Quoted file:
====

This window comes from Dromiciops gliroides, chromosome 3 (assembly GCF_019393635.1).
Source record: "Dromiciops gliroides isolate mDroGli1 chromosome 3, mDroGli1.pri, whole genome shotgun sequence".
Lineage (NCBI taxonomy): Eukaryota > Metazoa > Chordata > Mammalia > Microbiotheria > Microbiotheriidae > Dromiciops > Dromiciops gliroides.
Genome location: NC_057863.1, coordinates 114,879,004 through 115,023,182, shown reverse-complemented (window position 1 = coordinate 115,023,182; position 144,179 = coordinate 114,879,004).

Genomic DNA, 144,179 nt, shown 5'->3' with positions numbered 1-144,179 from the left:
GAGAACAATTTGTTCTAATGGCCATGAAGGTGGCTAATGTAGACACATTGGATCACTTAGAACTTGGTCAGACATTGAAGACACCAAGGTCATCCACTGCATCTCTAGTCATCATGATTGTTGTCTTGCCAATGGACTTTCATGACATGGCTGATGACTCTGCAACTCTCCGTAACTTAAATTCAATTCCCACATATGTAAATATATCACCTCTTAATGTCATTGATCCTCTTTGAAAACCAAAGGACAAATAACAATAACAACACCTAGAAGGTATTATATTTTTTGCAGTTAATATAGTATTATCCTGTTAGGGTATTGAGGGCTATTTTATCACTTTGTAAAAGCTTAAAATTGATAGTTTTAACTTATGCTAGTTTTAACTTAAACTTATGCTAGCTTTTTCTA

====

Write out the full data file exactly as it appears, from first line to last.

This window comes from Dromiciops gliroides, chromosome 3 (assembly GCF_019393635.1).
Source record: "Dromiciops gliroides isolate mDroGli1 chromosome 3, mDroGli1.pri, whole genome shotgun sequence".
Lineage (NCBI taxonomy): Eukaryota > Metazoa > Chordata > Mammalia > Microbiotheria > Microbiotheriidae > Dromiciops > Dromiciops gliroides.
Genome location: NC_057863.1, coordinates 114,879,004 through 115,023,182, shown reverse-complemented (window position 1 = coordinate 115,023,182; position 144,179 = coordinate 114,879,004).

Genomic DNA, 144,179 nt, shown 5'->3' with positions numbered 1-144,179 from the left:
GAGAACAATTTGTTCTAATGGCCATGAAGGTGGCTAATGTAGACACATTGGATCACTTAGAACTTGGTCAGACATTGAAGACACCAAGGTCATCCACTGCATCTCTAGTCATCATGATTGTTGTCTTGCCAATGGACTTTCATGACATGGCTGATGACTCTGCAACTCTCCGTAACTTAAATTCAATTCCCACATATGTAAATATATCACCTCTTAATGTCATTGATCCTCTTTGAAAACCAAAGGACAAATAACAATAACAACACCTAGAAGGTATTATATTTTTTGCAGTTAATATAGTATTATCCTGTTAGGGTATTGAGGGCTATTTTATCACTTTGTAAAAGCTTAAAATTGATAGTTTTAACTTATGCTAGTTTTAACTTAAACTTATGCTAGCTTTTTCTA